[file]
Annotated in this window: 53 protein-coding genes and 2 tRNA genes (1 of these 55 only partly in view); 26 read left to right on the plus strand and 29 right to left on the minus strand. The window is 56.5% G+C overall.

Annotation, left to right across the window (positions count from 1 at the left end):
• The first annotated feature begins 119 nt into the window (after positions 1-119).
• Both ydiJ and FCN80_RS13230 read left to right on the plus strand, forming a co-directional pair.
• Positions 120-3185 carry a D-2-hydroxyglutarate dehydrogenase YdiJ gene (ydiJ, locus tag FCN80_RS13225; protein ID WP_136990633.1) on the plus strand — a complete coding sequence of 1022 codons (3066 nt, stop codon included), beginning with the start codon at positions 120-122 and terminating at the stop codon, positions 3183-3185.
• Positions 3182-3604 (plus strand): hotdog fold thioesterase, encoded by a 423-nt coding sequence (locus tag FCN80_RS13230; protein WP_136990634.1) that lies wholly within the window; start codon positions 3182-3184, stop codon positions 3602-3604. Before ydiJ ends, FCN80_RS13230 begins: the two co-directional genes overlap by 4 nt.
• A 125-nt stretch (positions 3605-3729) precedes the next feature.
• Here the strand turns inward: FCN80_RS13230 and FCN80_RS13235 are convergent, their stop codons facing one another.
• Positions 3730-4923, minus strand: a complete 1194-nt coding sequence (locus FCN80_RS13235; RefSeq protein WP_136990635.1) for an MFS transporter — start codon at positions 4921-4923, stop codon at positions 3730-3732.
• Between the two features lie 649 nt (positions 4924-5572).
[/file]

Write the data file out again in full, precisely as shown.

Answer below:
Annotated in this window: 53 protein-coding genes and 2 tRNA genes (1 of these 55 only partly in view); 26 read left to right on the plus strand and 29 right to left on the minus strand. The window is 56.5% G+C overall.

Annotation, left to right across the window (positions count from 1 at the left end):
• The first annotated feature begins 119 nt into the window (after positions 1-119).
• Both ydiJ and FCN80_RS13230 read left to right on the plus strand, forming a co-directional pair.
• Positions 120-3185 carry a D-2-hydroxyglutarate dehydrogenase YdiJ gene (ydiJ, locus tag FCN80_RS13225; protein ID WP_136990633.1) on the plus strand — a complete coding sequence of 1022 codons (3066 nt, stop codon included), beginning with the start codon at positions 120-122 and terminating at the stop codon, positions 3183-3185.
• Positions 3182-3604 (plus strand): hotdog fold thioesterase, encoded by a 423-nt coding sequence (locus tag FCN80_RS13230; protein WP_136990634.1) that lies wholly within the window; start codon positions 3182-3184, stop codon positions 3602-3604. Before ydiJ ends, FCN80_RS13230 begins: the two co-directional genes overlap by 4 nt.
• A 125-nt stretch (positions 3605-3729) precedes the next feature.
• Here the strand turns inward: FCN80_RS13230 and FCN80_RS13235 are convergent, their stop codons facing one another.
• Positions 3730-4923, minus strand: a complete 1194-nt coding sequence (locus FCN80_RS13235; RefSeq protein WP_136990635.1) for an MFS transporter — start codon at positions 4921-4923, stop codon at positions 3730-3732.
• Between the two features lie 649 nt (positions 4924-5572).